Felicity Kendal, 66, has appeared in stage and television roles from Shakespeare, Beckett and Feydeau to her well-known role as Barbara in The Good Life. She was created CBE in 1995 for services to drama.
What was your earliest ambition?
When I was little nothing seemed more glamorous to me than being a secretary, hair all done, long nails, clattering around in very high heels.
Public school or state school? University or straight into work?
Loreto Convents. They were the top education for girls in India, where I grew up. Then straight into work.
Who was or still is your mentor?
A lot of brilliant people, from actors to directors to writers. The original would have been my father. Peter Hall believed in me and gave me work in parts that challenged me.
How physically fit are you?
Pretty fit, but I have to now work very, very hard to stay in the shape that I find acceptable.
Ambition or talent: which matters more to success?
You also need a little bit of luck and some hard work.
Have you ever taken an IQ test?
I wouldn’t dare. I think I’d be rather average.
How politically committed are you?
Very, in the sense of morals and how society should be structured and how people should behave. I believe in equality and generosity to other people’s beliefs.
Do you consider your carbon footprint?
I do. We all do our bit but I think governments should do much more.
Do you have more than one home?
I live in more than one.
What would you like to own that you don’t currently possess?
Guaranteed time. I would love to know: “OK, you’ve got at least 20 years, girl.” But you can’t possess time, so a larger bank balance.
What’s your biggest extravagance?
Writing lists. It doesn’t mean that anything gets done. It’s an extravagance of paper, time, my mental energy.
In what place are you happiest?
On holiday anywhere with the family.
What ambitions do you still have?
Not many! At the moment my ambition is that this play does well.
What drives you on?
The work ethic instilled in me by my parents. Even now when I turn something down, I feel guilty.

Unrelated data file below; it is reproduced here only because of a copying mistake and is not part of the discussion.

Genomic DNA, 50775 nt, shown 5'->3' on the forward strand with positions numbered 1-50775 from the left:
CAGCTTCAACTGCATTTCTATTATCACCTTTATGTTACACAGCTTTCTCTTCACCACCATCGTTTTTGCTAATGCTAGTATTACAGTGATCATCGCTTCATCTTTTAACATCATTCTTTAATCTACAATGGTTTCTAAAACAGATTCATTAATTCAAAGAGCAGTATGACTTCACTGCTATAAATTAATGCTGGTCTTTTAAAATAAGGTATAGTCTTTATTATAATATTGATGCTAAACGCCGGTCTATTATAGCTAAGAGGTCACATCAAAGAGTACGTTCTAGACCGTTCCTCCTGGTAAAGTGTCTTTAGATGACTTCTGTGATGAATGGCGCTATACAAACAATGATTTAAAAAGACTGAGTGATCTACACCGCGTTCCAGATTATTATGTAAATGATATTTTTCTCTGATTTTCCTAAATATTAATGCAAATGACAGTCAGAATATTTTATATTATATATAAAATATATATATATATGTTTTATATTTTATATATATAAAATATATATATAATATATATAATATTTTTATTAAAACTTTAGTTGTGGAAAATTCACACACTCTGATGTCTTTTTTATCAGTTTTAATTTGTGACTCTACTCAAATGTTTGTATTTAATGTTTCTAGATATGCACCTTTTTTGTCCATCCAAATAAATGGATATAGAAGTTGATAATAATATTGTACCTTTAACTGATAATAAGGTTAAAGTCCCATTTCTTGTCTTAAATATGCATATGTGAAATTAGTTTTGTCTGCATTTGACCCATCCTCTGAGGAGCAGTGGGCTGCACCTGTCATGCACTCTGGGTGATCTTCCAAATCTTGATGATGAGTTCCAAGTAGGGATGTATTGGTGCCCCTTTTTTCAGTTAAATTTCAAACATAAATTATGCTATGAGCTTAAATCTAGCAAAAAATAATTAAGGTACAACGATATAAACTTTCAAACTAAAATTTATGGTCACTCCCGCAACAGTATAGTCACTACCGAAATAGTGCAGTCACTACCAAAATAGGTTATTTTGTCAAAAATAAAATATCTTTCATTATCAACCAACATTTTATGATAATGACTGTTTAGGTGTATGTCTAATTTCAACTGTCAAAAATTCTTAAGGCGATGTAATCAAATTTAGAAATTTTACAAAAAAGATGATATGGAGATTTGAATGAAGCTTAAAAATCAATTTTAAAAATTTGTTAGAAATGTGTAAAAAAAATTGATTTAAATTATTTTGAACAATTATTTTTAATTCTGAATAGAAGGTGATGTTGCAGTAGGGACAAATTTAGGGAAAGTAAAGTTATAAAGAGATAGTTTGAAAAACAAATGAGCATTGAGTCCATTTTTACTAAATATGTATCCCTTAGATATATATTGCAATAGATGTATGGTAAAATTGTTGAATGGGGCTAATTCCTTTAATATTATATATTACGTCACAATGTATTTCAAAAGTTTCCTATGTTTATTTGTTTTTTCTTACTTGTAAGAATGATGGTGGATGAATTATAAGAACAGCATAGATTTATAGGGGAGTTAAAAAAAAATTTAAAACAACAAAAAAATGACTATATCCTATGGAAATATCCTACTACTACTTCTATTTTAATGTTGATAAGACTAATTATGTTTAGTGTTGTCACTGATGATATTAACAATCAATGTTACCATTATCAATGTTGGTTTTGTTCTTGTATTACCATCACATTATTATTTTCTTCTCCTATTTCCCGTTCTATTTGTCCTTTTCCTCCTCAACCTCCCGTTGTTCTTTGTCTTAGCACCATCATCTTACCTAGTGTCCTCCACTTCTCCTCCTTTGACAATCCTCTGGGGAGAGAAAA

What is the greatest achievement of your life so far?
My family. Not just my two sons – the grandchildren all know each other and we have continued the family institution my parents set up. My sister was passionate about keeping the family together, probably because we grew up as gypsies. When she died, she passed me the baton.
What has been your greatest disappointment?
My sister dying so young – and not being able to see her grandchildren.
If your 20-year-old self could see you now, what would she think?
She’d say, “Go, girl. You got your act together at last.” I’m happy in my skin now; I was all over the shop in my early twenties.
If you lost everything tomorrow, what would you do?
I wouldn’t try and be an actor, that’s for sure. I couldn’t be lucky twice. I’d work with a children’s charity.
Do you believe in assisted suicide?
My father had several strokes and was on a life support machine for some years. I was not about to play God. I have an almost spiritual belief one shouldn’t end a life but I couldn’t judge someone who felt it was the right thing to do.
Do you believe in an afterlife?
I don’t think we have a clue! I certainly believe in a spiritual life. Whether that incorporates an afterlife, I don’t know.
If you had to rate your satisfaction with your life so far, out of 10, what would you score?
Felicity Kendal stars in ‘Relatively Speaking’ at London’s Wyndham’s Theatre from May 14. Box Office: 0844 482 5120/ www.delfontmackintosh.co.uk